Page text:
Clinical spectrum of non-syndromic microphthalmos, anophthal
A Study was conducted to describe the clinical features, visual acuity and causes of ocular morbidity in children (0–18 years) with microphthalmos, anophthalmos, and coloboma (MAC) from North India.

A retrospective study conducted in three tertiary eye institutes, part of the Bodhya Eye Consortium with consensus led common pro formas. Children with complete clinical data and without syndromic/systemic involvement were included. The clinical phenotype was divided into isolated ocular coloboma (CB), coloboma with microcornea (CBMC), colobomatous microphthalmos (CBMO), non-colobomatous microphthalmos (MO) and anophthalmos (AO).

Results:
--A total of 532 children with MAC were examined. 515 children were included: 54.4% males and 45.6% females.

--MAC was unilateral in 36% and bilateral in 64%. CB, CBMC, CBMO, MO and AO were seen in 26.4%, 31%, 22%, 8% and 12.5% of eyes, respectively. Nystagmus was found in 40%, strabismus in 23%, cataract in 18.7% and retinal detachment in 15%.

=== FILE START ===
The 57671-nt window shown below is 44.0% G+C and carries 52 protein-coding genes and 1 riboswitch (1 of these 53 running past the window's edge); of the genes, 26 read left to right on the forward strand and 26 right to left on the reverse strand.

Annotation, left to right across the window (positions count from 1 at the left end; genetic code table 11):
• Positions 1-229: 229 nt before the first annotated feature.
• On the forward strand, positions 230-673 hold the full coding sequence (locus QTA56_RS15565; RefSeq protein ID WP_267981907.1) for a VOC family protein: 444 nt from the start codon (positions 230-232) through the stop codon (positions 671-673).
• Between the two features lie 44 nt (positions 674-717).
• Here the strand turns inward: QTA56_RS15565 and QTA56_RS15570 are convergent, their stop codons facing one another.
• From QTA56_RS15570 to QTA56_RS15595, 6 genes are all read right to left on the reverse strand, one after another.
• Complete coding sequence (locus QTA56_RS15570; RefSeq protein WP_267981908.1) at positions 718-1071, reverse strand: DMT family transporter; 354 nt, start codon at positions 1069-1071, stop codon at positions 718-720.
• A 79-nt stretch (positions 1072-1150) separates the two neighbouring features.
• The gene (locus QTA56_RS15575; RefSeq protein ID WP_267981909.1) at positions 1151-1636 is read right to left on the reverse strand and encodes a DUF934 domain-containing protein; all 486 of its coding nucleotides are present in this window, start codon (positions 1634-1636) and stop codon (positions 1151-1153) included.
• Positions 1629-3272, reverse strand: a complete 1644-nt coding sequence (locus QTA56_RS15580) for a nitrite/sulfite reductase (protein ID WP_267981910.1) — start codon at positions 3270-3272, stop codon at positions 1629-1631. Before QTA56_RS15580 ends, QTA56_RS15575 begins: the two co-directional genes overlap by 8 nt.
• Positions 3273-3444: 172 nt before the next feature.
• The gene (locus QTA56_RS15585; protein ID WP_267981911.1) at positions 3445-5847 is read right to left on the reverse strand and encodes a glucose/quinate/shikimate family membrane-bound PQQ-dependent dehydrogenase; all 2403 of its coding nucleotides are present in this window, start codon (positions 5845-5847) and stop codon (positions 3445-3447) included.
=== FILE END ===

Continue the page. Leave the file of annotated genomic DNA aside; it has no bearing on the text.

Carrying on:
--Best-corrected visual acuity (BCVA) of less than 3/60 was seen in 62.4% eyes. Blindness was seen in 42.8% of bilateral patients.

--Those with microcornea or microphthalmos with coloboma had worse BCVA. There were regional differences in the type of MAC phenotype presenting to the three institutes.

Conclusively, the MAC group of disorders cause significant ocular morbidity. A BCVA is worse predicted because of microcorneal or coloboma microphthalmoses. Aetiology is asked by the variance of the Mac phenotype with the patient's district of origin.

Source: https://bjo.bmj.com/content/105/7/897?rss=1
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